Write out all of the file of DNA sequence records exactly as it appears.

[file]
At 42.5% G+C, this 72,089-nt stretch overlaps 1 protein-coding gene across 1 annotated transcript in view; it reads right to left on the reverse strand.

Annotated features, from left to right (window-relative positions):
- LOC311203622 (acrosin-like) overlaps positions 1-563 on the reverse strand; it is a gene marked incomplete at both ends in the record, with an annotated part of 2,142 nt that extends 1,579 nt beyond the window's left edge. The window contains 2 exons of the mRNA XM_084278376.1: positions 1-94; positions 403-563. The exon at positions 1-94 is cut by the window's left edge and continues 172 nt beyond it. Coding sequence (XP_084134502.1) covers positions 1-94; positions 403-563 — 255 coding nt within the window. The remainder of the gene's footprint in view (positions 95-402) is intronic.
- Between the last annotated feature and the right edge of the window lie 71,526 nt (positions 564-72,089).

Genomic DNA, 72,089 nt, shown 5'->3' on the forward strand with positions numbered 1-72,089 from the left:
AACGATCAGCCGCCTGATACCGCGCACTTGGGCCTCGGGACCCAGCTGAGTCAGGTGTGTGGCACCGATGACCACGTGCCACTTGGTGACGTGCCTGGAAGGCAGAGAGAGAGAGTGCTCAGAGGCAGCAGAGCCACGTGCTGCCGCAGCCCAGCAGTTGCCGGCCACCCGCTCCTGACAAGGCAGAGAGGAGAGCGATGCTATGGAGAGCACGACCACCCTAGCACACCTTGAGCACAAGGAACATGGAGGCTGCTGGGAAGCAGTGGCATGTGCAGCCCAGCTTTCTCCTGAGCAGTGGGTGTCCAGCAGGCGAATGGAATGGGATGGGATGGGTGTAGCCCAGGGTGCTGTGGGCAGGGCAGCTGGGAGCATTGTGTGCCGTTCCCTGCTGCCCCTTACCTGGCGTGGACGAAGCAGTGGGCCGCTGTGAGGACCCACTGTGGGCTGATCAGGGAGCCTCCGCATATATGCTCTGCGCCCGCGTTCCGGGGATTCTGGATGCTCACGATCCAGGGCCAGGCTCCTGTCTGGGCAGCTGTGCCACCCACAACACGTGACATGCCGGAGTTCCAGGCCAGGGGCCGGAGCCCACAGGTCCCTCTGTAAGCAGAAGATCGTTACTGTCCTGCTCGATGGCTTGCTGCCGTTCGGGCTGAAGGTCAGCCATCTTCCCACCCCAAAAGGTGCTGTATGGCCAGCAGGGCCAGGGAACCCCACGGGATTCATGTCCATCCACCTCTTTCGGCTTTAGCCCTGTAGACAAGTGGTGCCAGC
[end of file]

At 42.5% G+C, this 72,089-nt stretch overlaps 1 protein-coding gene across 1 annotated transcript in view; it reads right to left on the reverse strand.

Annotated features, from left to right (window-relative positions):
- LOC311203622 (acrosin-like) overlaps positions 1-563 on the reverse strand; it is a gene marked incomplete at both ends in the record, with an annotated part of 2,142 nt that extends 1,579 nt beyond the window's left edge. The window contains 2 exons of the mRNA XM_084278376.1: positions 1-94; positions 403-563. The exon at positions 1-94 is cut by the window's left edge and continues 172 nt beyond it. Coding sequence (XP_084134502.1) covers positions 1-94; positions 403-563 — 255 coding nt within the window. The remainder of the gene's footprint in view (positions 95-402) is intronic.
- Between the last annotated feature and the right edge of the window lie 71,526 nt (positions 564-72,089).

Genomic DNA, 72,089 nt, shown 5'->3' on the forward strand with positions numbered 1-72,089 from the left:
AACGATCAGCCGCCTGATACCGCGCACTTGGGCCTCGGGACCCAGCTGAGTCAGGTGTGTGGCACCGATGACCACGTGCCACTTGGTGACGTGCCTGGAAGGCAGAGAGAGAGAGTGCTCAGAGGCAGCAGAGCCACGTGCTGCCGCAGCCCAGCAGTTGCCGGCCACCCGCTCCTGACAAGGCAGAGAGGAGAGCGATGCTATGGAGAGCACGACCACCCTAGCACACCTTGAGCACAAGGAACATGGAGGCTGCTGGGAAGCAGTGGCATGTGCAGCCCAGCTTTCTCCTGAGCAGTGGGTGTCCAGCAGGCGAATGGAATGGGATGGGATGGGTGTAGCCCAGGGTGCTGTGGGCAGGGCAGCTGGGAGCATTGTGTGCCGTTCCCTGCTGCCCCTTACCTGGCGTGGACGAAGCAGTGGGCCGCTGTGAGGACCCACTGTGGGCTGATCAGGGAGCCTCCGCATATATGCTCTGCGCCCGCGTTCCGGGGATTCTGGATGCTCACGATCCAGGGCCAGGCTCCTGTCTGGGCAGCTGTGCCACCCACAACACGTGACATGCCGGAGTTCCAGGCCAGGGGCCGGAGCCCACAGGTCCCTCTGTAAGCAGAAGATCGTTACTGTCCTGCTCGATGGCTTGCTGCCGTTCGGGCTGAAGGTCAGCCATCTTCCCACCCCAAAAGGTGCTGTATGGCCAGCAGGGCCAGGGAACCCCACGGGATTCATGTCCATCCACCTCTTTCGGCTTTAGCCCTGTAGACAAGTGGTGCCAGC